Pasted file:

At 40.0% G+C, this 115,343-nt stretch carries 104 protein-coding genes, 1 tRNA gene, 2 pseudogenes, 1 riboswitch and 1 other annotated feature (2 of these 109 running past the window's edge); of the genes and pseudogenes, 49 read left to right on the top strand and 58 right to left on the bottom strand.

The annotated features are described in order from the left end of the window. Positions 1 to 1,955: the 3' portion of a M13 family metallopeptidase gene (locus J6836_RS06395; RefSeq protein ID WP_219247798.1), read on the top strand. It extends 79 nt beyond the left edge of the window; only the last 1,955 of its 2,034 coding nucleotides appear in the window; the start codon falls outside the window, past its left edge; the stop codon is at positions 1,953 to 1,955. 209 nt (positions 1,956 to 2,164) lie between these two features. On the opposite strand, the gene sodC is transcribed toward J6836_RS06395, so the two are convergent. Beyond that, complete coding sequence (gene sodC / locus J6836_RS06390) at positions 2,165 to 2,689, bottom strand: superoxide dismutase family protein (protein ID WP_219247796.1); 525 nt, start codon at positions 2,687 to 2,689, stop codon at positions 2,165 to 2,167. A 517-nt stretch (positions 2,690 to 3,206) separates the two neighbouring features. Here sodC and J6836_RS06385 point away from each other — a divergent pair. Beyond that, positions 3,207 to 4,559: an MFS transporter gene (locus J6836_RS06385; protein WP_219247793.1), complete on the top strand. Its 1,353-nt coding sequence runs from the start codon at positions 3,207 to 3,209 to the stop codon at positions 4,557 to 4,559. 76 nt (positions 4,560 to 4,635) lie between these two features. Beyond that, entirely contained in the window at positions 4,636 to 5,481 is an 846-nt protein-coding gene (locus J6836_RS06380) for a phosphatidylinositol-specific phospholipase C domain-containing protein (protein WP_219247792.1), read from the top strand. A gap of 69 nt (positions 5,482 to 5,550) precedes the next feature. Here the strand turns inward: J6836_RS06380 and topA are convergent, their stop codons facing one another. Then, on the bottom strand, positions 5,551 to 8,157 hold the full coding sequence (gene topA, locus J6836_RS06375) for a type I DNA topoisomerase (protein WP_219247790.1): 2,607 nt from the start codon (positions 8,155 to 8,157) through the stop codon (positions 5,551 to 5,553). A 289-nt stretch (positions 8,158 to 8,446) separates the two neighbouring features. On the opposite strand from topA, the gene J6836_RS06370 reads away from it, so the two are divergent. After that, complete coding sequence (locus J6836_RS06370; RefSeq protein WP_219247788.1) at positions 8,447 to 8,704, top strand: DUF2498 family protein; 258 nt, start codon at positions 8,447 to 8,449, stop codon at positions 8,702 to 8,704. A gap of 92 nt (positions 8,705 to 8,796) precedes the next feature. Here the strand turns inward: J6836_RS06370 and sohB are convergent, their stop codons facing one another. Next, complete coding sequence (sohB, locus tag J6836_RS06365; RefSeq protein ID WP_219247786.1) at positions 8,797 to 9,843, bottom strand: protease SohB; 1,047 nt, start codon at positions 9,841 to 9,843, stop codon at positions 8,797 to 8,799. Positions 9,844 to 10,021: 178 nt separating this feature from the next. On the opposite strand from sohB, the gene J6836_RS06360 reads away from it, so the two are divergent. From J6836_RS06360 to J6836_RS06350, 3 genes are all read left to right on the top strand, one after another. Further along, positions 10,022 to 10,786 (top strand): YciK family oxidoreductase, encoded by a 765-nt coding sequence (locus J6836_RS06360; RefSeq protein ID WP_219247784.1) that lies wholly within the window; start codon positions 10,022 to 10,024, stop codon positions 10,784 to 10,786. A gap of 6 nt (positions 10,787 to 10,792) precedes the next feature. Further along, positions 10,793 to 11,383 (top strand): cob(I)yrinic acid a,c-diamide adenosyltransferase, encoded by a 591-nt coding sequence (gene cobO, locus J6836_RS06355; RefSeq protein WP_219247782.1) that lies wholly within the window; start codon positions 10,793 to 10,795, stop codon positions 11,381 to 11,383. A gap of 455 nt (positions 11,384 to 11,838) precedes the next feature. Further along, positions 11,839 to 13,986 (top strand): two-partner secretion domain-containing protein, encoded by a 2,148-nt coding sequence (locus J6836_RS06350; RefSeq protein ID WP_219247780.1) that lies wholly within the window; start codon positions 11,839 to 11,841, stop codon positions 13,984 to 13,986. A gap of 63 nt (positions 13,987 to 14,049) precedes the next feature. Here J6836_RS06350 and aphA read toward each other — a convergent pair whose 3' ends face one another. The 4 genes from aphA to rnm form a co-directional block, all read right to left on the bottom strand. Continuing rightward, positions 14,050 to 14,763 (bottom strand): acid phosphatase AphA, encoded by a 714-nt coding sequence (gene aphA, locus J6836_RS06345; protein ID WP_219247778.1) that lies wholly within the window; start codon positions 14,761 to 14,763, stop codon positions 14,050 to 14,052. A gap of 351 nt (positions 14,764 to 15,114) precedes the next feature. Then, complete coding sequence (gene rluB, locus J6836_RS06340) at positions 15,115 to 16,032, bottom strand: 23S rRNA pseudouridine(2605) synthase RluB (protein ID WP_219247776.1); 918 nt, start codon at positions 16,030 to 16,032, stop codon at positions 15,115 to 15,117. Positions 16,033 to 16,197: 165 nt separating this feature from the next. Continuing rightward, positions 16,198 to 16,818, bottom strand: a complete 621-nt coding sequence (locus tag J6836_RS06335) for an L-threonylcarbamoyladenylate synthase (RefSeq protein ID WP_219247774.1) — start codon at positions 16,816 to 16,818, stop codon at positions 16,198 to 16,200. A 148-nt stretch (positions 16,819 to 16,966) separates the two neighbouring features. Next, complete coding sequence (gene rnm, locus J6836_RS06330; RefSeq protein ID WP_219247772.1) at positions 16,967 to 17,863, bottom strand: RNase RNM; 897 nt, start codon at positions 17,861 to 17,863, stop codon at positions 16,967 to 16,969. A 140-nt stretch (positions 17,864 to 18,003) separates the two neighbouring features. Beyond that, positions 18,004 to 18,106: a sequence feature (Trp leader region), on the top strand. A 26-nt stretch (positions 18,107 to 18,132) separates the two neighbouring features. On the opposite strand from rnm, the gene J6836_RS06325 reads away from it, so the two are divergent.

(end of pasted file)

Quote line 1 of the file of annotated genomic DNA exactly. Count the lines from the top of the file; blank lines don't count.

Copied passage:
At 40.0% G+C, this 115,343-nt stretch carries 104 protein-coding genes, 1 tRNA gene, 2 pseudogenes, 1 riboswitch and 1 other annotated feature (2 of these 109 running past the window's edge); of the genes and pseudogenes, 49 read left to right on the top strand and 58 right to left on the bottom strand.